Perhaps one of the most difficult things about being scientific is simultaneously balancing a belief (necessary for establishing a valid hypothesis) and a disbelief (necessary for rigorous testing of same hypothesis). This conscious cognitive dissonance seems disconcerting to many. People would rather change their minds than hold two conflicting views in balance over a long period of time.

    Please, don’t even get me started on our trend toward “populist” truth! Argh!

    If an IDer pokes at the Theory of Evolution with a stick that finds a hole, I’m prepared to look at that hole – right now, I think Behe has. Evolution as a process is as undeniable as the tides. It has been my experience that many people cannot separate the two.

    And speaking of separating, while I don’t think ID should be “taught” as an hypothesis (supernatural causes cannot be tested experimentally by a tool which is designed to examine the natural world), it is a cowardly science that won’t discuss it in any classroom, when appropriate to the nature of the ongoing curriculum, the holes that anyone, including IDers, poke in any theory, when the holes being pointed out have some merit.

  32. Phil Says:

    Thanks Paul K,

    And therein lies the rub . . .

    As far as IDers is concerned you are right, no gross generalization of the rank and file is fair. I stand corrected. Having said that, I’m reacting to the constant legal challenges, school board decisions and the recent movie with Ben Stein that attempt to reduce truth to the vote of the majority . . . Rather than test ID in the open marketplace of ideas, and by using the process to test scientific theory that has developed over the last 500 years, public debate about ID has more to do with “fairness” and “free speech” than with science and defense of a theory through estabilished experimental protocols.

    I know you are looking for an analysis of Behe. You really ought to be able to find one, somewhere. I’ll start looking. The book is quite old now by science standards, (I’m thinking I read it about 10 years ago? There has to be a scholarly review, hopefully without ridicule and emotion ;-) )and ID companion texts by Johnson and Dembski (do I have that second name right?) deal with legal and statistical challenges to evolution. Karl Popper, Thomas Kuhn and others writing on the philosophy of science may be a good place for you to begin reading to understand scientific methodology rather than worrying about the detail of Molecular Biology right at the outset. Two of the key factors relating to an idea as a scientific theory are falsify-ability and predictability. ID would need to develop ways to uses these cross checks. This is why ID has such a long road to climb . . . at it’s heart it appeals to metaphysical forces which are not testable.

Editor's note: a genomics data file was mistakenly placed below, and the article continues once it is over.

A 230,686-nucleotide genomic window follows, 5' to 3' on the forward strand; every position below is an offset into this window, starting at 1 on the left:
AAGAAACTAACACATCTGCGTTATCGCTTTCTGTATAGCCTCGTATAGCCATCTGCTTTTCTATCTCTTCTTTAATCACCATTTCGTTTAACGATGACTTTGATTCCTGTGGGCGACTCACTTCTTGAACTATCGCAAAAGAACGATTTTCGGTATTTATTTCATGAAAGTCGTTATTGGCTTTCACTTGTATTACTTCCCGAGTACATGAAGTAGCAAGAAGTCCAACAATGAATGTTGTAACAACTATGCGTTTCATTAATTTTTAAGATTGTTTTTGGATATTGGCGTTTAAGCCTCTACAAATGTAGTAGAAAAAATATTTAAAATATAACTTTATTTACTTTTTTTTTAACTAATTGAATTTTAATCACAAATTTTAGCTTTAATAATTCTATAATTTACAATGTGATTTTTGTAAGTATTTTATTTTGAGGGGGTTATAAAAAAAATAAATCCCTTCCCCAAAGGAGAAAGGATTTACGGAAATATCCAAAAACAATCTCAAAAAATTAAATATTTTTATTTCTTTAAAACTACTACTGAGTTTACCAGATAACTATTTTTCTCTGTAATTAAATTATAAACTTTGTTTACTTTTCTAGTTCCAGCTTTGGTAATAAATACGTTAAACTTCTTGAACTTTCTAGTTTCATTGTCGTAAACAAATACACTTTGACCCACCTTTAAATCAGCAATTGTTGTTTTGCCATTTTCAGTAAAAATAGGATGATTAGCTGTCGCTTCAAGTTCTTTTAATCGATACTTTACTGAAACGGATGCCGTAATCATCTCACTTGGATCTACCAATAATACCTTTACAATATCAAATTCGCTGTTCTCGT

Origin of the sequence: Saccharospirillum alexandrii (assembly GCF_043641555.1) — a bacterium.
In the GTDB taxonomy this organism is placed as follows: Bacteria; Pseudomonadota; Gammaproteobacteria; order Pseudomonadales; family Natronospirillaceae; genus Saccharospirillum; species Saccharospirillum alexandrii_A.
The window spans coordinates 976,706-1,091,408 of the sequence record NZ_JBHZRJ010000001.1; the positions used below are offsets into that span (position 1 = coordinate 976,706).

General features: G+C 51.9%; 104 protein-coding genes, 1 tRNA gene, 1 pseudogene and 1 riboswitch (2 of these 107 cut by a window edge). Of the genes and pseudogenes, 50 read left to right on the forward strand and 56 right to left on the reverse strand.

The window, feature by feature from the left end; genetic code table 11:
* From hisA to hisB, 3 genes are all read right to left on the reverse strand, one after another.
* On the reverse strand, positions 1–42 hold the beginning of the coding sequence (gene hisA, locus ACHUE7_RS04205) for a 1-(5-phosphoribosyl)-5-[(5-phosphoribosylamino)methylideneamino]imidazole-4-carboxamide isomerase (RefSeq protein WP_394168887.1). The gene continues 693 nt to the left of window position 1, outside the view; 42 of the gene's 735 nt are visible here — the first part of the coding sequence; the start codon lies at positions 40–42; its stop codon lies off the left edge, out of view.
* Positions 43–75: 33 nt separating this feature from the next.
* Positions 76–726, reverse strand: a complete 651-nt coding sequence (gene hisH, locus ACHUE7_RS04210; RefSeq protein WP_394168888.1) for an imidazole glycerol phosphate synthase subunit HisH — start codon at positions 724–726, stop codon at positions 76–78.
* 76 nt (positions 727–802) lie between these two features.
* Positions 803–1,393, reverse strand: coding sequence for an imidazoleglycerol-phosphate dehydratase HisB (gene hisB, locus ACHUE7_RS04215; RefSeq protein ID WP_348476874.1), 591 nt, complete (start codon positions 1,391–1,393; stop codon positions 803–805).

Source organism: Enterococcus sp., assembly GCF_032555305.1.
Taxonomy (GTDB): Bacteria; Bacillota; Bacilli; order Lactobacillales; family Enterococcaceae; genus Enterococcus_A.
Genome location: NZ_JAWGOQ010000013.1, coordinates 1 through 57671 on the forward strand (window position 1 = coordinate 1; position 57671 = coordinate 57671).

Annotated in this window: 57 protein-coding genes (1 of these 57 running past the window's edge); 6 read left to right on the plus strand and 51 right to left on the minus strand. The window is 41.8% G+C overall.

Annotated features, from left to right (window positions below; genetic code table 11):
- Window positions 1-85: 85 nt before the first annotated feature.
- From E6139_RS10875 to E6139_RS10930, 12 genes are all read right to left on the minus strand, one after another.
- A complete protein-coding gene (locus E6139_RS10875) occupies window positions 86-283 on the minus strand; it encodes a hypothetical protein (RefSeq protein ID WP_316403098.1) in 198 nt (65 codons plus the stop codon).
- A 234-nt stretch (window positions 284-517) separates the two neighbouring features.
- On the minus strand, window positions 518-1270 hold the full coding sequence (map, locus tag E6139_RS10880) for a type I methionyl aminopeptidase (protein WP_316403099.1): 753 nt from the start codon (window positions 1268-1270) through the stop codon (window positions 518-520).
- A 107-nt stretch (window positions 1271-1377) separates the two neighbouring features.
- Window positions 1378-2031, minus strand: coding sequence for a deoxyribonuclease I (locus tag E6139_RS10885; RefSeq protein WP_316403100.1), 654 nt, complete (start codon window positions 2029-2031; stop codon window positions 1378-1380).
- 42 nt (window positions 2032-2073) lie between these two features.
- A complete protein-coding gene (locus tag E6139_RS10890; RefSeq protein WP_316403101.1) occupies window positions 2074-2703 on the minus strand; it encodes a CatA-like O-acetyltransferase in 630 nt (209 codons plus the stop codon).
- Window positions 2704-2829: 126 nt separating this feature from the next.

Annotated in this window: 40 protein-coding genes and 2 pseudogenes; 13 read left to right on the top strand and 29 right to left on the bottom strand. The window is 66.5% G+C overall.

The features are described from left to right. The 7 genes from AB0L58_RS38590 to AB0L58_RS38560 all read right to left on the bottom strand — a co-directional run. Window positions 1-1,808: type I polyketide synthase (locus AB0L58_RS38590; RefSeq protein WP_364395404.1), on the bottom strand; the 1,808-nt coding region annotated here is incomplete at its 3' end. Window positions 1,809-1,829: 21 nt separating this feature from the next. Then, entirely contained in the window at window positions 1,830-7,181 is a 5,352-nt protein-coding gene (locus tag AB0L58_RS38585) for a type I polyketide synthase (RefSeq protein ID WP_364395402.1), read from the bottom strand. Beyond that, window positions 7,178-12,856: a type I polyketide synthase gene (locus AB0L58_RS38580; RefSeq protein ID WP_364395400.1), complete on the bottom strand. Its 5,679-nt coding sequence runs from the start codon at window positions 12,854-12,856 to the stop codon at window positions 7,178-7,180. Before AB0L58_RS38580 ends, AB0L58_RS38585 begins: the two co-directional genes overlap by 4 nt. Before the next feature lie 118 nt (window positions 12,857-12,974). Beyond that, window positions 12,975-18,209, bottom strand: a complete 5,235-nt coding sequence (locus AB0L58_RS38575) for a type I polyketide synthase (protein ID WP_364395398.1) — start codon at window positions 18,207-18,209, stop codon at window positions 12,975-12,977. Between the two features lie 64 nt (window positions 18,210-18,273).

To my thinking, Behe and the ID community make God very small and rekindle the “argument from Design” but in a much more limited way. They also reduce God to a new statement of “the God of the Gaps” which makes God very small. My opinion. That’s why I like the post by Michael Shermer that began this discussion. Science and metaphysics (personal God, or primal Force) belong in two different classes or realms.

    I always love the argument that sounds something like . . . “what’s science afraid of, a little competition??” To your point – ID is at it’s heart a supernatural explanation – therefore it has no place in a curriculum about natural science. I think ID could be used very well in a high school class about critical thinking, or logic or reasoning skills. Unfortunately, hardly any public schools actually teach reasoning skills – we expect kids to learn to think by osmosis.

  33. Phil Says: